A simpler way to test for water pollution

water pollution

A simpler way to test for water pollution

“The chemicals are made for one purpose, but they have been inadvertently spilled into the environment causing water pollution,” said Northeastern University assistant professor Loretta Fernandez, who holds joint appointments in the Department of Civil and Environmental Engineering and the Department of Marine and Environmental Sciences.


Regardless of how they got there, these so-called “persistent organic pollutants” are next to impossible to remove from the habitats in which they end up. Fernandez explained,no bacteria or other organisms have evolved to break them down and they can be detected decades after they were first introduced. This is a problem because the toxins get into the tissues of organisms that live nearby, and they often end up in humans either directly or indirectly, like when we find contaminated haddock on our dinner plates. Some of the toxins found in our air and waterways were put there intentionally: DichloroDiphenylTrichloroethane (DDT), for instance, was introduced to protect against malaria and other insect-borne diseases. Others find their way into the environment unintentionally. To date, there hasn’t been a very good way to determine the levels of persistent organic pollutants causing water pollution in the environment.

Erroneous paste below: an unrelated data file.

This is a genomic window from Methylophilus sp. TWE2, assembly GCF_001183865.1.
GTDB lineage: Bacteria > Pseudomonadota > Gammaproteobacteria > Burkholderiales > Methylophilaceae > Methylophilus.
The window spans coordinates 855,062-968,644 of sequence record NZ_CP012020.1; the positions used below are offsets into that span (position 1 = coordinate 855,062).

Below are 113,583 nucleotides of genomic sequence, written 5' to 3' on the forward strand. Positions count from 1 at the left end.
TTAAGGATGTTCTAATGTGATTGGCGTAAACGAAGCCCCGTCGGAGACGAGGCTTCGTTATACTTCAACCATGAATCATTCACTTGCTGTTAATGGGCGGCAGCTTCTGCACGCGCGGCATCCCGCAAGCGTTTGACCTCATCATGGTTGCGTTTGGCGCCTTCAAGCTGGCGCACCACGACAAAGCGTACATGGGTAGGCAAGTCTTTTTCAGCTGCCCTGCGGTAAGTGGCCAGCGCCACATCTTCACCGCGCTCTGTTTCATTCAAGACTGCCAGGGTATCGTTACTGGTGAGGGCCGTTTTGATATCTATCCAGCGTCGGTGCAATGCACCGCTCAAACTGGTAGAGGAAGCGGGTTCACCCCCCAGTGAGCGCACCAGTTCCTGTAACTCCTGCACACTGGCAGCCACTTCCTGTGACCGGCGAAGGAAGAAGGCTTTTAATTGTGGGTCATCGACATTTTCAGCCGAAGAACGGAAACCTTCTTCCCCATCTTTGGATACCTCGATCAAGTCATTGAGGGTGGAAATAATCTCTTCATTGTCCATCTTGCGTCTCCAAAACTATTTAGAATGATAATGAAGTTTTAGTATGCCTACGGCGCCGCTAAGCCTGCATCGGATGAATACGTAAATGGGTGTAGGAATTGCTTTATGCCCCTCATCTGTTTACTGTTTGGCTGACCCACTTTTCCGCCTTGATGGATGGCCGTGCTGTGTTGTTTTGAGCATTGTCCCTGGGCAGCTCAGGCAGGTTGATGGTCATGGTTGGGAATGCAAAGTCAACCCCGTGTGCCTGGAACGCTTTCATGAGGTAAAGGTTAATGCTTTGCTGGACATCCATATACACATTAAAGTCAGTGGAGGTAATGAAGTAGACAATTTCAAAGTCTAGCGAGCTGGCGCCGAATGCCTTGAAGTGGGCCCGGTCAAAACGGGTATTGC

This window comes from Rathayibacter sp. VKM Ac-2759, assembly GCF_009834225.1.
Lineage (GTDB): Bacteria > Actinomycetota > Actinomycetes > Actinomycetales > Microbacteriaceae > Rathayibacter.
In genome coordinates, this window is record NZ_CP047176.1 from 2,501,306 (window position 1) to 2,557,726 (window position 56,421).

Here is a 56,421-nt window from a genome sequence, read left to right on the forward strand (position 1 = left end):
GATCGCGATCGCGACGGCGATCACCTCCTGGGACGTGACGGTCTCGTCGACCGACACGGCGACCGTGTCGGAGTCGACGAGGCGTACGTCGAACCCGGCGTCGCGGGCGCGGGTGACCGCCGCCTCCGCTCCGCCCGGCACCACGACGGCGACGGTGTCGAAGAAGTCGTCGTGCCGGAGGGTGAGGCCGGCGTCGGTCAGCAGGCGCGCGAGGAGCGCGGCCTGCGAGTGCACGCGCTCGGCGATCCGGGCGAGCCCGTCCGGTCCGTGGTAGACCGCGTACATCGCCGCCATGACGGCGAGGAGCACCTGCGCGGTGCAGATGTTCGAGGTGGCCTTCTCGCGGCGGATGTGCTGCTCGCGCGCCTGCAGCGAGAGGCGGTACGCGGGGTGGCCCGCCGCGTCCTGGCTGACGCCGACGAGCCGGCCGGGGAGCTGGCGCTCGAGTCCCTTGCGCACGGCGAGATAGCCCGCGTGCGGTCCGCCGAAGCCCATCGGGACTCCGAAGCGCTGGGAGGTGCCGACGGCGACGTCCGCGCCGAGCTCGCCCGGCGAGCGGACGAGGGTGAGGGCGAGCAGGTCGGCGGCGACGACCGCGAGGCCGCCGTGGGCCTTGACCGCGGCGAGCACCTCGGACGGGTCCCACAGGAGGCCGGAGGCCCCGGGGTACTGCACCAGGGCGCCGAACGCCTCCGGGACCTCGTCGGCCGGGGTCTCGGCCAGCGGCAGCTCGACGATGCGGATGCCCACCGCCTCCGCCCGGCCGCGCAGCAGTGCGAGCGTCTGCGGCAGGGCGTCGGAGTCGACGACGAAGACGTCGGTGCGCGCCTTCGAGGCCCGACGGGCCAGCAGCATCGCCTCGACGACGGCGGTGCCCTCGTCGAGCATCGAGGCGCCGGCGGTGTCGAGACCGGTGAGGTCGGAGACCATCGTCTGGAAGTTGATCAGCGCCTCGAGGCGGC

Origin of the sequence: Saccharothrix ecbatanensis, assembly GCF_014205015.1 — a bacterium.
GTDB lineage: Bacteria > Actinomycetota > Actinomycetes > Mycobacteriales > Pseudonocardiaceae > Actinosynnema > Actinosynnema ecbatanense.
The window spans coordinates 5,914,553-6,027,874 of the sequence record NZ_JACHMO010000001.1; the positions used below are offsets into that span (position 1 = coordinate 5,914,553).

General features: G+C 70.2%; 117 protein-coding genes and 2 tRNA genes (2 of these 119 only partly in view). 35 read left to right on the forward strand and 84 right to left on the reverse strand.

A single water sample—which only offers a snapshot of a single place at a fleeting moment in time—would have to go through a series of pumps and filters before any meaningful data could be harnessed; taking a 2,000- to 4,000-liter sample from an entire body of water could take days to complete. Furthermore, researchers couldn’t be sure that the final value captured by this process would be truly representative of the level of the contaminant that ends up in live tissues. The conclusion, she said, is that remediation isn’t as simple as sprinkling some clean sand on top of the contaminated sediment. Instead, she and her colleagues are investigating methods of adding an absorbent material to the capping sand. “It’s not getting rid of the DDT; it’s not degrading the DDT; it’s just holding onto it more strongly,” Fernandez said.


Harminder Singh


Harminder Singh
Harminder Singh



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